The anxiety of authorship that Eleanor undergoes, while seemingly evident within the narrative, is especially apparent at the meta-level.  As the narrative progresses, Eleanor’s voice begins to dominate the text.  This domination reflects Eleanor’s struggle to define herself in the midst of her company at Hill House, a group that seems to further represent patriarchal ideals, and her struggle to negotiate the haunted space which, as Claire Kahane claims in “The Gothic Mirror,” “functions as a powerful maternal imago” (341).  Eleanor, in authoring a self, must resist the patriarchal trap.  She must resist the paternal figure of Dr. Montague and the brotherly assistance of Luke as they treat her like a delicate flower that must be handled gently.  Even Theo, who may appear like a feminist, is a threat to Eleanor’s developing self as she treats the latter like a daughter that must be tended with care.  While Theo’s social orientation might seem different than Eleanor’s mother and sister, she functions in the same role as a patriarchal surrogate as she imposes on Eleanor’s decisions.  Furthermore, Theo has a debilitating effect on Eleanor because she belittles Eleanor’s capability as a person and makes fun of Eleanor’s story.  Theo represents the apathetic audience of the woman author who, despite being a woman herself, does not support the efforts of her sisters.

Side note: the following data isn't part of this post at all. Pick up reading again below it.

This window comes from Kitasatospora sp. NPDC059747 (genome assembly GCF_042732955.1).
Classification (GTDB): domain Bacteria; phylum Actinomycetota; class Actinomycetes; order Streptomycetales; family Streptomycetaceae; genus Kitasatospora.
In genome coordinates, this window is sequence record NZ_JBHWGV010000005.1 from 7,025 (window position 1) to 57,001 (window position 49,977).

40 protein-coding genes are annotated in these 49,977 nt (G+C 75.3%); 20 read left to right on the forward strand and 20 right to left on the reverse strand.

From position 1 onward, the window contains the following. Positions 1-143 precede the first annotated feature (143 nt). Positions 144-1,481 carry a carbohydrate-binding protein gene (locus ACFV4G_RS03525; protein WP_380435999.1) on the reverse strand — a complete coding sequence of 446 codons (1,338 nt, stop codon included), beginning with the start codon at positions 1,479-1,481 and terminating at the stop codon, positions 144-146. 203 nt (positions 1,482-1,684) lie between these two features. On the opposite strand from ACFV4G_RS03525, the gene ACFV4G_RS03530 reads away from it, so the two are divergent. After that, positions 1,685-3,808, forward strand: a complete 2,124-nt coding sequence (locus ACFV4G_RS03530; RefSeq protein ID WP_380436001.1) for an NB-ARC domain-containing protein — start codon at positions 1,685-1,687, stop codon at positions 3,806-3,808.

Eleanor, most of all, must resist the trap that Hill House represents.  As a haunted space, it symbolizes another domestic dungeon that threatens her autonomy.  As a patriarchal home, Hill House is manifestation of the threat of male authority and domination.  But most of all, Hill House reminds Eleanor of her experience under the patriarchal surrogacy of her mother.  This threatening reminder literally appears on the walls of the house.  As Eleanor reads the message “ELEANOR COME HOME ELEANOR written in shaky red letters on the wallpaper,” she is overcome with guilt for leaving the maternal domain.  Eleanor’s guilt is driven by several factors.  Firstly, by what she believes as her role in her mother’s death.  But more importantly, by her declaration of autonomy which, in the eyes of patriarchal society, is a monstrous act.  Gilbert and Gubar explain that “in patriarchal culture, female speech and female ‘presumption’ – that is, angry revolt against male domination – are inextricably linked and inevitably daemonic” (Literary Theory 823).  Eleanor’s guilt and the reactions of her fellow paranormal researchers toward her illustrate how “men view the smallest female steps toward autonomy as threatening strides that will strip them of all authority, while women respond to such anxious reaction-formation with a nervous sense of guilt and paradoxical sense of vulnerability” (Gilbert and Gubar, No Man’s Land 66).  Eleanor’s fellow researchers begin to treat her a little more carefully, suspecting her of developing madness.  Eleanor observes, “[t]hey are all carefully avoiding looking at me . . . I have been singled out again, and they are kind enough to pretend it is nothing” (Jackson 143).  While the haunted writing should bring more attention to her, what happens instead is her companions begin to exclude her from conversations which signify the literal silencing of her voice and her existence.